Re: Ubuntu dual boot installation on HP pavilion dv7.
Two important points ...
First, if Ubuntu fails to run after a Wubi install, it is unlikely that it will then run after installing in its own partition. Wubi is only an INSTALLATION METHOD, not a different version of Ubuntu. What you end up running is the same thing -- whether or not it is its own partition.
Also, the hardware is the same, regardless of the installation method. IF Ubuntu can't see your video device after a Wubi installation, that will be the same problem after a different installation.
Best approach is to boot from a LiveCD and find out what is needed to get Ubuntu to run on your PC without problems. Any changes you make for that are going to have to be repeated when you do the install.
Second, do NOT use the Ubuntu installer to shrink down your Win7 setup using the Slider. That can corrupt the Win7 OS and render it unbootable.
If you really want to press ahead with dual-booting with Win7, then read the details below ...
You need to see the disk partitions when you boot into Win7 and use the Disk Management utility. Count the partitions you see. IF there are already four of them, that is the maximum allowed. IF you FORCE the creation of another, not only will that automatically convert the Basic Volumes into Dynamic Disks (something you do NOT want to do), it will then PREVENT the installation of Linux.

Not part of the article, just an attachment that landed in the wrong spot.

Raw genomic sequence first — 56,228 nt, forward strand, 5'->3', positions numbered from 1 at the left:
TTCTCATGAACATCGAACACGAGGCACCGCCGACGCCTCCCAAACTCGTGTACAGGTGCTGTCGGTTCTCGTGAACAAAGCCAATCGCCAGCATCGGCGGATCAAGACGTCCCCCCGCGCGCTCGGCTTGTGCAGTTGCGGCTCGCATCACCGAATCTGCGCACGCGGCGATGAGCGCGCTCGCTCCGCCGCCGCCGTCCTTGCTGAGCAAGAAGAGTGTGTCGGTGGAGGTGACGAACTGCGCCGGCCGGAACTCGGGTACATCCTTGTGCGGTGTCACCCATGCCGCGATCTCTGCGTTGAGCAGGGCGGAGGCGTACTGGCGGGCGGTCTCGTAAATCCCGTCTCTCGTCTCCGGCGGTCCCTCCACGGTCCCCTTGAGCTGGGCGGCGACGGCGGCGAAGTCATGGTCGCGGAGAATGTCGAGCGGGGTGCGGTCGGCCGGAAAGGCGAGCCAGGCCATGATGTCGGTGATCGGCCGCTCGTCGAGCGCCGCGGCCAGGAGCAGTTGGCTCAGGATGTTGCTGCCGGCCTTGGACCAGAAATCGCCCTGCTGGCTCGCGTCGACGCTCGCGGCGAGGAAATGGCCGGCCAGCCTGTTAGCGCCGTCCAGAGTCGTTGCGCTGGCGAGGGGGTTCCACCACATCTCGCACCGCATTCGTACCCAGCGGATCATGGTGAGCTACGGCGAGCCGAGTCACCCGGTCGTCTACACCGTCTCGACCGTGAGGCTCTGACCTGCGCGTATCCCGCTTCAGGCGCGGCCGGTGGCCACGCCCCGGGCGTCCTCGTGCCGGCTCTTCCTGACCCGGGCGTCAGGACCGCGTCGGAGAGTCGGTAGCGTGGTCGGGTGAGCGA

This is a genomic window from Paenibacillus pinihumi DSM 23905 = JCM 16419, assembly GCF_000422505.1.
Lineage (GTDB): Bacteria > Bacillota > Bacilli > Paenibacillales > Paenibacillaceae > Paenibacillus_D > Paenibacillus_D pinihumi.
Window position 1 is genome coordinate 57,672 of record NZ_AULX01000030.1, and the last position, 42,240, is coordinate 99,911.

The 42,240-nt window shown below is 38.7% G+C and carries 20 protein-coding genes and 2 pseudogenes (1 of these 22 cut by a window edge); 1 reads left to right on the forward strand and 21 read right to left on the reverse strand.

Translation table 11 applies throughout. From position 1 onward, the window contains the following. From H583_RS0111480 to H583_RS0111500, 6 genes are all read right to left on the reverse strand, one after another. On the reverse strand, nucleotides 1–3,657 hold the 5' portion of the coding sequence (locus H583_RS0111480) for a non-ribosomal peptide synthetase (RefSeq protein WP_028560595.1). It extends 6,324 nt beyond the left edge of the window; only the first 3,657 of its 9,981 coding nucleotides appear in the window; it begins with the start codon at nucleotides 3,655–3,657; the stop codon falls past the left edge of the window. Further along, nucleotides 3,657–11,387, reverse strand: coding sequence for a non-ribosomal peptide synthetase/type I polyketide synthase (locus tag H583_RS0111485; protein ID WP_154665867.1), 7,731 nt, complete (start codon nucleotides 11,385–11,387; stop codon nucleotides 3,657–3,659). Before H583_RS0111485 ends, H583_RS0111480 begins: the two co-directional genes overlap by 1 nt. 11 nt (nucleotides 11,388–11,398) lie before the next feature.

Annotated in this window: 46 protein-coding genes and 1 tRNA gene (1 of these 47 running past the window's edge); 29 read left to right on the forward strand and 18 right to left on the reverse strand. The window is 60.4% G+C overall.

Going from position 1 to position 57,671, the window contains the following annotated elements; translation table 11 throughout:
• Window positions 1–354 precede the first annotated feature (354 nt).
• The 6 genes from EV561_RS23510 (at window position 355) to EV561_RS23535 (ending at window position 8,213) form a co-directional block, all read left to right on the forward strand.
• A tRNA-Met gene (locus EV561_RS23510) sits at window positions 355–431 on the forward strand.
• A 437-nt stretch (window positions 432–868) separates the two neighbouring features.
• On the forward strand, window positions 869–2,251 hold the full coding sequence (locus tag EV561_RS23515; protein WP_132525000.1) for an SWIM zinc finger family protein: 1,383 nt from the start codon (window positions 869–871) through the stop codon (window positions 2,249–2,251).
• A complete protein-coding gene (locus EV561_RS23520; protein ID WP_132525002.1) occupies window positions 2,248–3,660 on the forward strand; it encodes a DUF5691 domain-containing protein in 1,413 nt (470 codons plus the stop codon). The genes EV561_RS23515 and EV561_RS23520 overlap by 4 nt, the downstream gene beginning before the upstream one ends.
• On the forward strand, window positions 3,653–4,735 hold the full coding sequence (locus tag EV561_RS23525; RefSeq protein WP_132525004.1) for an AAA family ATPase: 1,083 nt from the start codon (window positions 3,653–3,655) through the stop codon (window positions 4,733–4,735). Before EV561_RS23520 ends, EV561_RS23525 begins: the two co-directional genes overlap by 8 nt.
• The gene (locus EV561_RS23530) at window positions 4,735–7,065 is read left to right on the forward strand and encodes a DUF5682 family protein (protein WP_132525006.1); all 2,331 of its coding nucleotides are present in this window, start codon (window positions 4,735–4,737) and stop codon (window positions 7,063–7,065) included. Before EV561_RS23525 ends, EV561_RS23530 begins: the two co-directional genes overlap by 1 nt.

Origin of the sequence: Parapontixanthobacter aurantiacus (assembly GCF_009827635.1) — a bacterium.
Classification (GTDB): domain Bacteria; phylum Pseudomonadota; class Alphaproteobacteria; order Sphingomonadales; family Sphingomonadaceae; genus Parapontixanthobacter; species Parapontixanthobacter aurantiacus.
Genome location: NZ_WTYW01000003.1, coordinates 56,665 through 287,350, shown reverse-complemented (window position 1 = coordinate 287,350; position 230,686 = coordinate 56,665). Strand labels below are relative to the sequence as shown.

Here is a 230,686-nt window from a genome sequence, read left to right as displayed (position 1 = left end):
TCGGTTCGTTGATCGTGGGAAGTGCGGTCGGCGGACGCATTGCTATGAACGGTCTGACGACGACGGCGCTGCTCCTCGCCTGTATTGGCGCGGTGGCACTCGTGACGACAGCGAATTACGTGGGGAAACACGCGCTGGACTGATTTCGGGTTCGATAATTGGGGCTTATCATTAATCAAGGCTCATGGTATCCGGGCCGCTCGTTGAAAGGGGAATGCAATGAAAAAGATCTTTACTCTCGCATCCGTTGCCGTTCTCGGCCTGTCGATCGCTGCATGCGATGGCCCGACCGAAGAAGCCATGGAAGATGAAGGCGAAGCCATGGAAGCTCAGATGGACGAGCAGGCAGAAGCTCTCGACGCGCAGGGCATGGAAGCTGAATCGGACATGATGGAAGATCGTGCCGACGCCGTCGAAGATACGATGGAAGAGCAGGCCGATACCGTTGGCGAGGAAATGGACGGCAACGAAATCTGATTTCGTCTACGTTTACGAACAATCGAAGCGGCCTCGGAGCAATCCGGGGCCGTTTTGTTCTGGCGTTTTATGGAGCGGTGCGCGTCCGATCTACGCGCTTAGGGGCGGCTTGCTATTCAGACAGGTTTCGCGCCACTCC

If you decide to continue on with dual-boot, then use ONLY the Win7 Disk Management utility to shrink the Win7 OS partition to make room on the drive. Win7 is very finicky about its OS partition being messed with from "outside" with other tools -- like GParted. While it may be OK, it's more likely to result in filesystem corruption, which will then render Win7 unbootable.
And, after you create some free space, do NOT format it using the Win7 Disk Management utility; leave it as free space.
Then BEFORE you install Ubuntu, use the Win7 Backup feature to create and burn a Win7 Repair CD. You might need this later if the dual-boot install corrupts the Win7 boot loader.
When you then install Ubuntu, use the "Something Else" option to allow Manual Partitioning.
Ubuntu 15.04 Mate, Mint 17.1; MS Win 8.1, Win10 TP.
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